Take the Money and Rent

Last Updated Aug 7, 2010 6:40 PM EDT

What's always stopped me and my husband cold when we thought about selling chez Harris has been one question: where would we go next? Our real estate agent and her colleagues, when they visited to assess our ramshackle manse in suburban Connecticut, were quick to suggest that we betake ourselves directly to Manhattan. While searching for just the right space, we could rent. "Rents have really come down," they sang, almost in a chorus.

A somewhat chi-chi 1-bath 446-square-foot studio apartment, it turns out, might run $2,800 a month, not including utilities, insurance or parking. That's about 10% more than we're paying for a 2,200-square-foot house, including taxes, insurance and parking--plus a big basement and one-acre of crabgrass. Rents in New York may have come down, but, know what? They're still outrageous.

And, if you were raised by parents like mine, renting is anathema. Along with advice to look both ways before crossing the street and to chew with your mouth closed, your mom and dad warned that you would never get ahead in life forking money over to a landlord.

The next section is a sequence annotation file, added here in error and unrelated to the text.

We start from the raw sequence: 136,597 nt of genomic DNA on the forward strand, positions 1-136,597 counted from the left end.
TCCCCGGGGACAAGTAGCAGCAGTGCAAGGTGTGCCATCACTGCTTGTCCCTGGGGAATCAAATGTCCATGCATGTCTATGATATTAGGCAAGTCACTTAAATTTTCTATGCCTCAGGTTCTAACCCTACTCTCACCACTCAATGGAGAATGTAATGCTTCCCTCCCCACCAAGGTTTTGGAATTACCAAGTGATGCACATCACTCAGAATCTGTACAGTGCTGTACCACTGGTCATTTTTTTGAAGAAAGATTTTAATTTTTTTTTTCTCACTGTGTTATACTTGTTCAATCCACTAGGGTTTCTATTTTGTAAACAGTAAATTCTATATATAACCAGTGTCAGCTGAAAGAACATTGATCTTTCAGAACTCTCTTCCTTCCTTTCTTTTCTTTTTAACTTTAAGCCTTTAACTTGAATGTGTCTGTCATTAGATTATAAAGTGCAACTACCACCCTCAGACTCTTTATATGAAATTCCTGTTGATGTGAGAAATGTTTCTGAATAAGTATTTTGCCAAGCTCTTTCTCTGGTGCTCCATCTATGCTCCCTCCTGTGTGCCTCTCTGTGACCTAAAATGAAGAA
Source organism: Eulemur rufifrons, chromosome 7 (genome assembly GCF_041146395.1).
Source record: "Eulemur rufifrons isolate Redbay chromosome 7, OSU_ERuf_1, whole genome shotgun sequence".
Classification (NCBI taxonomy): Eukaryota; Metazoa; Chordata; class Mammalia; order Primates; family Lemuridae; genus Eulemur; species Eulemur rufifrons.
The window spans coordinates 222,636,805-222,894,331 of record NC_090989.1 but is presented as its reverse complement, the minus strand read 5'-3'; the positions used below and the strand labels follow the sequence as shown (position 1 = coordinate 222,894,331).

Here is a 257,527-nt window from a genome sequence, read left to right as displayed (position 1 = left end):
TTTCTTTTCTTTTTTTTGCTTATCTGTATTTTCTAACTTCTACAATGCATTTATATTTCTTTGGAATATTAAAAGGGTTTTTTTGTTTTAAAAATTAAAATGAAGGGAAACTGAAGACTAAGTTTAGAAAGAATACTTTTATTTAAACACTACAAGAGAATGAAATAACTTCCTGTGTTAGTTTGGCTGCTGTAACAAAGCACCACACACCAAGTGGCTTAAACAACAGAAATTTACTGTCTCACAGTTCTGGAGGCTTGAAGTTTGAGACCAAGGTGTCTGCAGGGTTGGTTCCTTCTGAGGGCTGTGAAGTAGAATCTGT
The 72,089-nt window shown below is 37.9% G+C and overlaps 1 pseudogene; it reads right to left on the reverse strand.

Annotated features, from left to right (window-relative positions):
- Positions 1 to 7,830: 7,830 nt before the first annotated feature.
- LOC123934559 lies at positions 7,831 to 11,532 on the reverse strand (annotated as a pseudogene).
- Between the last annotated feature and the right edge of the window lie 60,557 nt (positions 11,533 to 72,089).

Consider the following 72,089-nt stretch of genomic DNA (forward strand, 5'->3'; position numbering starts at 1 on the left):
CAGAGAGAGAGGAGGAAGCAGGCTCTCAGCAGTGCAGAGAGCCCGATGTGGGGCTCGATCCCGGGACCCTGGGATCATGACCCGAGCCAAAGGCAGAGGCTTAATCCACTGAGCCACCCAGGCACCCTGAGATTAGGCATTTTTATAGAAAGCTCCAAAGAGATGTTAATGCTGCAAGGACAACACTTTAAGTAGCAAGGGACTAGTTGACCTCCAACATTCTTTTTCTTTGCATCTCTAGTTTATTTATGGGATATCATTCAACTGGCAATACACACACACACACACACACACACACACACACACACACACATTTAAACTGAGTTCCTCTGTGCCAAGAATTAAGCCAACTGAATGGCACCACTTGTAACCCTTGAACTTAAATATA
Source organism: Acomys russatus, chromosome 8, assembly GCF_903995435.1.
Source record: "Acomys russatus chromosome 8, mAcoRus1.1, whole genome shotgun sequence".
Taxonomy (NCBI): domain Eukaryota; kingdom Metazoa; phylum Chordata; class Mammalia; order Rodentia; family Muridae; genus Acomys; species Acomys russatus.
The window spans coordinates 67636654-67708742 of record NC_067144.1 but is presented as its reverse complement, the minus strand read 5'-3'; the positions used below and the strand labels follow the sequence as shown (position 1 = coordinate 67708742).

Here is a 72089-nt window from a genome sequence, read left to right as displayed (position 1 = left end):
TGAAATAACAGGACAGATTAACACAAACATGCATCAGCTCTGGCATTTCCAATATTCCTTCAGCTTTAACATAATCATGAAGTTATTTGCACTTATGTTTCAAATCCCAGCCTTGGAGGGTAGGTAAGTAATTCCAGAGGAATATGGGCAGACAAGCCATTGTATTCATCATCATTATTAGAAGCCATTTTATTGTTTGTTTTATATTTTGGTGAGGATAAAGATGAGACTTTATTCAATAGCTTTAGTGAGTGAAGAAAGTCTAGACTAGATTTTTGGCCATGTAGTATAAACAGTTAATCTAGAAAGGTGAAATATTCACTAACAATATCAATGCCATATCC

Right now, that guidance looks truer than ever. Mortgage rates are way down to about 4.6%, and many housing markets are glutted with properties. Credit Suisse put it all together and found that the percentage of median household income needed to pay the mortgage on a median-priced house is at a 30-year low.

But in many cities, renting now may be a better deal than buying. Trulia.com, the real estate website, recently launched a rent vs. buy index. Among the cities where renting makes more sense: Philadelphia, Denver, Dallas, Cleveland, San Diego, Kansas City (Mo.), San Francisco, Portland (Ore.), Seattle, and, yes, New York City. In those metros, prices are still so high that they aren't offset by bargain-basement mortgage rates--which presumably would result in lower monthly costs for buyers. So our real estate agents' advice to rent while waiting to buy may be solid. Especially when you put it together with some pearls of insight from John Marecki, veep at Prommis Solutions, a company that processes foreclosures for mortgage servicers. Because foreclosure moratoriums have mostly expired and borrowers are redefaulting on modified loans, he says, banks are going to have to suck it up, foreclose and put the properties back on the market at lower prices. The upshot: further price drops and a larger inventory of unsold properties.

That leaves sellers who want to get into a less costly rental with a major problem: unloading the dwelling they're in. It's hard to take the money and rent, if the money can't be had.